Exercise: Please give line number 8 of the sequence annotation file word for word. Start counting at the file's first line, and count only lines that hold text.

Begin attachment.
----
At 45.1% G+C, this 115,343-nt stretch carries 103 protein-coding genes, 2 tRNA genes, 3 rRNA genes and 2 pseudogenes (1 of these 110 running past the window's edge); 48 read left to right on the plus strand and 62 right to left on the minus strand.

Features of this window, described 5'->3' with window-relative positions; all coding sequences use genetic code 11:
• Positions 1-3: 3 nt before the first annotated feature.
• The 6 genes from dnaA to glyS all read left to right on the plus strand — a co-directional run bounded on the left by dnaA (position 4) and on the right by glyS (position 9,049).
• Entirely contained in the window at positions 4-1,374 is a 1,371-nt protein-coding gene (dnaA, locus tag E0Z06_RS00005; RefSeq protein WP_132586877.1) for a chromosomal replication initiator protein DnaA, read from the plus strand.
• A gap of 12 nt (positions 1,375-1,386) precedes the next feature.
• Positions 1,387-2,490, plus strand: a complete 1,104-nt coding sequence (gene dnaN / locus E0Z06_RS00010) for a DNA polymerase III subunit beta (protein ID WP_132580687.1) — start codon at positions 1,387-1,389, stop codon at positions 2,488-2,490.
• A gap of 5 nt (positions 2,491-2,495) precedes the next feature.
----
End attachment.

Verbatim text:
• A gap of 5 nt (positions 2,491-2,495) precedes the next feature.